Now summer is here and we have our windows wide open as often we can. Letting the sound of nature surround us, and be the soundtrack to our life. The water sounds different now with its merry sounds hitting the stones around the lake. We swim and take a trip in our old rowboat hunting for waterlilies, the most beautiful white flowers to be picked at just the right moment before it closes its crowns in the evening.

The stillness on the lake and the feeling of running you’re hand through the water as the boat slowly moves along. The seagulls watching us closely to protect their newly hatched babies. All so peaceful. At the house we move outside to live. We eat in the garden, and forget to check our watches in the light of long summer nights. This summer we have been blessed with endless warm sunny days, we feel these days in our bodies when the days of rain pouring down arrive. We are a strange people here in the north, spending so many days of the year inside waiting for these sometimes few, but precious summer days.

I must admit I still have a long way to go in letting myself really benefit from the amazing tool nature around me is as a calming source. I love my job and could do it all my awakening hours, but to do it well I need time to reflect, getting inspired and letting the stress go. I need time to be creative and to let myself be lost in the process. When the mind is filled with distracting thoughts this is really hard. So I slowly give myself more space and room to breathe, getting closer to nature again and letting the sound of the lake inspire me to a life with more presence in the moment. It’s not easy but I am blessed with the most beautiful surrounding to help me on my way.

My dream now is to build a studio in my garden. I have this image of the beautiful light from the lake streaming trough big windows in my studio, soft with a touch of blue tones from the water. Even closer to nature and its magic clearing my head time and again.

© all pictures Gunn Kristin Monsen


More of this essay in our NL2 magazine.




Chasing Silence: An easy Morning

Images & Words: Sisilia Tiseli-

Before the day begins…

I do love waking up into the comfort of silence, it is an early morning type of silence, that breed of silence where it is just you and all that is beautiful and natural; the kind of silence that is seen with the eyes and felt only by the depth of the heart. It is at a time where the sky is a deep sea kind of blue, the air is crystal crisp, filling up the lungs with deep sighs of gratitude. Inhaling. Exhaling. Slowly. Sigh. Seconds feel like hours has passed by whilst I enjoy this kind of silence, a sense of peace, just before the day begins.

When I was younger, I was always at a pace where it was on mode “go” and sleeping was a pause between days. The alarm would go off at 5 in the morning, and I am up, ready for the first phase of the day; an hour of exercise, make coffee, shower, drink coffee, getting dressed, blending of smoothie while sipping hastily of black coffee number 2, out the door and walk to train station. At the train station, I mentally go over my to-do list for the day. When the train arrives, it signals that the day has begun. All this happened before 7:30am. This seamless and well-oiled process that was my pre-morning went on for the next 14 years. I had no complains since this pace and structure suited me just fine. However, it wasn’t until recently, that my body yelled halt, and so I had to revisit how my day begins.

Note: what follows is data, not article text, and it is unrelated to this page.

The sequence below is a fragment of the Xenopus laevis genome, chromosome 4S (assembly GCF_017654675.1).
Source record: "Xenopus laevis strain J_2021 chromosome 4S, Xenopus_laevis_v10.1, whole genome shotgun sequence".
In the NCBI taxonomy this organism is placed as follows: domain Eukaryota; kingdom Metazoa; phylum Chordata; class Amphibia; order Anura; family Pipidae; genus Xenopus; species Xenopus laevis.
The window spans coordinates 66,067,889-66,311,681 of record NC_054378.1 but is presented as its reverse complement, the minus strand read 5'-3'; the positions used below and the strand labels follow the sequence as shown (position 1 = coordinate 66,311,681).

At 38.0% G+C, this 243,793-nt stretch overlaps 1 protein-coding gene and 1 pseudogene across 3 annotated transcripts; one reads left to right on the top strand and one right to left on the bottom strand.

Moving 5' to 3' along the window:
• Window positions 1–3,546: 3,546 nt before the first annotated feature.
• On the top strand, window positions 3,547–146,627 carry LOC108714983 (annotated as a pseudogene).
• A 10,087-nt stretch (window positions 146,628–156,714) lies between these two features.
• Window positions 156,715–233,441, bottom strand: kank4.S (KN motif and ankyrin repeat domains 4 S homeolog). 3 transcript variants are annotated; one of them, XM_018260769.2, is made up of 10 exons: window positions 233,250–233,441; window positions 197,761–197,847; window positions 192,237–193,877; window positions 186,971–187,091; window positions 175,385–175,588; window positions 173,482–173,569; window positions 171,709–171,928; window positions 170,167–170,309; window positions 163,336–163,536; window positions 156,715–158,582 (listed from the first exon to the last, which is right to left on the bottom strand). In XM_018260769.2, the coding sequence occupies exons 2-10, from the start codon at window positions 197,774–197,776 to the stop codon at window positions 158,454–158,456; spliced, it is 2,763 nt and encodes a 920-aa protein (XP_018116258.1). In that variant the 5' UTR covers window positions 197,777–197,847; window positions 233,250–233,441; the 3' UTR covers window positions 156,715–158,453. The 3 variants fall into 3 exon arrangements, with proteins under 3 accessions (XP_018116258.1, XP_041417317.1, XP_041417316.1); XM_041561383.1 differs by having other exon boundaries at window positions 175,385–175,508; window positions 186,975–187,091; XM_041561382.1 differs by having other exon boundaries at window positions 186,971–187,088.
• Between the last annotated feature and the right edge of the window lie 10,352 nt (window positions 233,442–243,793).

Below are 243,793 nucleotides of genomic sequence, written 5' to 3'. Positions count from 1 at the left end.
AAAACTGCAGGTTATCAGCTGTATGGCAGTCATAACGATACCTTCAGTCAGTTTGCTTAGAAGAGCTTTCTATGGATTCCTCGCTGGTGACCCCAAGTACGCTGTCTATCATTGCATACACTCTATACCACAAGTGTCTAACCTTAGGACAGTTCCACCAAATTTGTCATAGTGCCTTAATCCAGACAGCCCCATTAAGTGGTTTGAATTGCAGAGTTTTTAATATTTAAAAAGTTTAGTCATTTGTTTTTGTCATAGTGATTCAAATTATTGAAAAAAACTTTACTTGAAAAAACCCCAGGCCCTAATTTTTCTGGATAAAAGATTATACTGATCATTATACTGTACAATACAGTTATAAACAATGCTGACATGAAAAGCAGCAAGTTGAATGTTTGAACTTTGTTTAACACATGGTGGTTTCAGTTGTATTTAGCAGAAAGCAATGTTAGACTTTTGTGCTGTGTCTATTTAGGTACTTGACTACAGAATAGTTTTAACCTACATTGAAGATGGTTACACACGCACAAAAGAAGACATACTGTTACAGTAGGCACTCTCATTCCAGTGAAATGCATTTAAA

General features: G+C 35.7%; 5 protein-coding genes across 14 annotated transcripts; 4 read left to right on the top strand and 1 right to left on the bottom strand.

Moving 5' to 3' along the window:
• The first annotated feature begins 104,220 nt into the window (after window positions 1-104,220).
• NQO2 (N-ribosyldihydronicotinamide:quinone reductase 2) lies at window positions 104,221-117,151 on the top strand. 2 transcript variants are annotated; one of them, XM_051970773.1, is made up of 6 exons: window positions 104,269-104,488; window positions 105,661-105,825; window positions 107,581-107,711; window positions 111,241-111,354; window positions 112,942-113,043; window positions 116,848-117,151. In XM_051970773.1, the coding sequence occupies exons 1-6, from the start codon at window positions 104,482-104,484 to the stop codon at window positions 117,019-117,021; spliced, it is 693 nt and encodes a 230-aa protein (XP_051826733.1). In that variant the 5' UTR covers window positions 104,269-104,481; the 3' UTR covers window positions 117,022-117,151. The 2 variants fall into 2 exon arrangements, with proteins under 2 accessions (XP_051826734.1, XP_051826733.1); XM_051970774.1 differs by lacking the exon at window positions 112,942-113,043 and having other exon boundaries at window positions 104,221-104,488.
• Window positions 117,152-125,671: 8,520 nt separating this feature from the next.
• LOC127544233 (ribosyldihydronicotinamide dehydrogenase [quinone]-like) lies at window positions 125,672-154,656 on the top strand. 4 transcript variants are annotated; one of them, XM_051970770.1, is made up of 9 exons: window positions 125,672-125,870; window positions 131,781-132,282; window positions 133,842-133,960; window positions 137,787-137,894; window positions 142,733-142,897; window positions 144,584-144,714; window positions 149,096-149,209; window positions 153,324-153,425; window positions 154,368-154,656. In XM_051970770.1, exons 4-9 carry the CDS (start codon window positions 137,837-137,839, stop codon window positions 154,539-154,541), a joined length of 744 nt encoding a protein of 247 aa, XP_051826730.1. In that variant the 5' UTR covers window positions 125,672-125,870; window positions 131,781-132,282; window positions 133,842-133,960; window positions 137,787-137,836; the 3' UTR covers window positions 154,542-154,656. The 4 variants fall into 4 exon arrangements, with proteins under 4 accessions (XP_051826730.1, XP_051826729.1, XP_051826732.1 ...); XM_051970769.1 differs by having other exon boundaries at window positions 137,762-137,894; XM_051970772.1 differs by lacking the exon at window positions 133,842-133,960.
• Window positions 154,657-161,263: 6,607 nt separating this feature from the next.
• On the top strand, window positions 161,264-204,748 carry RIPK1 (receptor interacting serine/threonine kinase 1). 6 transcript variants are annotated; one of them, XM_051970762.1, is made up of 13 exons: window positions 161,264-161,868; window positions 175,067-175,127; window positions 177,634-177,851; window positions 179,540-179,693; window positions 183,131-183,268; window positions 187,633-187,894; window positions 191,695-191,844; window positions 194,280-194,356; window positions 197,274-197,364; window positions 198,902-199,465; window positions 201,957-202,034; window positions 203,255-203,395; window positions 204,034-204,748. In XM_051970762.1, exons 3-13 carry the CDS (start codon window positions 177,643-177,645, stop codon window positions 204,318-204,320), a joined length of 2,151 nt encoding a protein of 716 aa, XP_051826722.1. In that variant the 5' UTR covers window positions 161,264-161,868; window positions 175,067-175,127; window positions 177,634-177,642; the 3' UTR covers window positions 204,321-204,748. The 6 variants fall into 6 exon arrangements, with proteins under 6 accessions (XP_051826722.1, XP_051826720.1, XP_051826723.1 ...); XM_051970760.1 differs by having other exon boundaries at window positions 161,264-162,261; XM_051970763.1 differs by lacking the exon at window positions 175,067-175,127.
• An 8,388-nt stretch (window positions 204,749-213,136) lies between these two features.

Three years ago, I realised how important it was to start my morning in a way that was gentle and mindful. Most days are demanding as it already is, so it was important that the beginning of the day should be treated with much care. I came across the notion of wabi- sabi as well as the idea of “slowliving” and it helped during this time of transition. I instantly recognised that there was a sense of disconnect within myself and everything else. Nature, which was something that I never appreciated, became the line connecting me to myself and everything else. It is with nature that taught me how to slow down, to stop, to enjoy, and appreciate the beauty that was silence. I also learnt to pause and listen, within myself and also all around me.
Before the day begins…

My mornings these days are extremely simple, grounded by a large dose of mindfulness; me, myself, coffee in my comfort cup, favourite linen blanket and silence.The first thing that I do to break the state of sleep after the dedicated call from the alarm is making that first pot of coffee. The process is methodical, but I take a little time for this, since this too is also a much loved part of my morning. During the time that I have my water boiled, I walk outside with a cold glass of water to take long large gulps of the luxurious morning crisp air, and, just, wait. I wait until I hear the “snap” from inside, a sign that the water is ready. For my morning coffee, I use what I call the comfort cup. I have specific cups for my coffee, tea and hot lemon water. I don’t know when this peculiarity started, but it has always been there before I fell in love with beautiful hand thrown ceramic vessels. Ordinary vessels when made with love, is priceless. My favourite comfort cups were made by my dear friend and talented ceramist, Annemieke.

My first act in the morning before the day really begins is to be gentle with myself, to enjoy the little things and to still the mind. Life and the day will be demanding, but starting the day simply and gently is a way to reclaiming a sense of control, a pace that is defined by you…before the day begins.

© all pictures Sisilia Tiseli

More in our NL1 magazine! Available at: coffetablemags,

timelesslinen and papercutshop. More stockists on our home site.

Ceramic pieces by Annemieke Boots Ceramics, Amsterdam.
Linen by Joanna Pietrzyk of Timeless Linen, Den Haag.

A World full of untold Stories

Words & Images Frederique Peckelsen-